Constipation & Electrolyte Imbalance

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When you eat food, it is processed and nutrients are absorbed as it courses through the intestine to finally become stool. The transit time of stool in the intestine can vary depending on the concentrations of the various electrolytes that affect the function of intestinal muscles and nerves. Constipation refers to increased difficulty and strain involved in passing stool; there is also decreased frequency of stool passage.

Causes of Constipation

Constipation can result from an abnormality in the ions involved in contraction and relaxation of intestinal muscle. Damage to nerves that stimulate intestinal muscle contraction can lead to constipation. Decreased water intake and a low fiber diet increase the likelihood for constipation. Constipation in an elderly male raises concern for colon cancer.

Complications of Constipation

Chronic constipation stretches the intestinal wall and increases the pressure in the venous circulation around the intestine. Veins are compliant vessels, meaning that they stretch to accommodate increases in pressure, but do not return to their previously un-stretched state; chronic constipation causes hemorrhoids or dilated vessels. Fecal matter can accumulate and harden over time due to chronic constipation.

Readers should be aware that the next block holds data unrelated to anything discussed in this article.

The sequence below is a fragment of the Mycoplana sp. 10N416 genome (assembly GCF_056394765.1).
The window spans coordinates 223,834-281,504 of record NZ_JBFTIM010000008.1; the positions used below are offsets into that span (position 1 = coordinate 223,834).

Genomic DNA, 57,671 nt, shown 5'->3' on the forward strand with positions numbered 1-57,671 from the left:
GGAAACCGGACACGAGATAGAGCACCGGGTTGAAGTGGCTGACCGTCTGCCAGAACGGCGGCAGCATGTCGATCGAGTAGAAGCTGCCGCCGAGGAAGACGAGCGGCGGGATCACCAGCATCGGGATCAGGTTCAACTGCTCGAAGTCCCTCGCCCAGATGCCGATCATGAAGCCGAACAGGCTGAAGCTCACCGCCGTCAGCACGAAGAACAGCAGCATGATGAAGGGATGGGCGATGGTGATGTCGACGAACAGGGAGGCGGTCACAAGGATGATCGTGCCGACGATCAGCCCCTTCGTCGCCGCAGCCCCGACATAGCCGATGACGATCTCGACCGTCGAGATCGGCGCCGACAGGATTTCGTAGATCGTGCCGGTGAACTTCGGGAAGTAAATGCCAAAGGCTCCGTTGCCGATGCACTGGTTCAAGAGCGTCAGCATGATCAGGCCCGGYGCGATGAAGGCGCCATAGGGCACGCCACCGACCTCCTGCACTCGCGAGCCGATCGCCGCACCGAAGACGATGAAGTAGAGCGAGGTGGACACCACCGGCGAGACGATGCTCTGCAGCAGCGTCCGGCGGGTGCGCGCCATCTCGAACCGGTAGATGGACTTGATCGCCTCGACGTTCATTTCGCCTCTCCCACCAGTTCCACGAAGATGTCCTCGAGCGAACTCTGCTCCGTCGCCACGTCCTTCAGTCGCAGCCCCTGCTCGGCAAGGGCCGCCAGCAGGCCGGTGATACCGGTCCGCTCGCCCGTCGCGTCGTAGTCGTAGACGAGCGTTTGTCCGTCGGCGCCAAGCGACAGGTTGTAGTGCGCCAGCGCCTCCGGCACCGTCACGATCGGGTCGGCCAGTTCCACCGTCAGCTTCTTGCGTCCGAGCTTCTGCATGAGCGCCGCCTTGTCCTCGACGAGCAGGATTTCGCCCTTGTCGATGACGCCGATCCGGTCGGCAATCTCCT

Electrolyte Imbalance

Low potassium can cause constipation. There is a constant outflow of potassium from the intestinal muscle cell to the outside of the cell. When blood potassium is low, more potassium leaves the cell. As more potassium flows out of the cell, it makes the cell more resistant to the transmission of current across its membrane and therefore, less likely to contract and move stool efficiently. Low magnesium is also associated with low potassium and therefore, may cause constipation. Low calcium can be accompanied by low magnesium, but is not a cause of constipation; high calcium leads to constipation.

Management of Constipation

If you suspect that you have constipation, increasing water intake and dietary fiber intake are ways of mitigating the discomforts. Laxatives, enemas or suppositories may be needed for more troublesome constipation. Avoid excessive straining during defecation, as this this can lead to the development of hemorrhoids.

Is This an Emergency?

To reduce the risk of spreading COVID-19 infections, it is best to call your doctor before leaving the house if you are experiencing a high fever, shortness of breath or another, more serious symptom.
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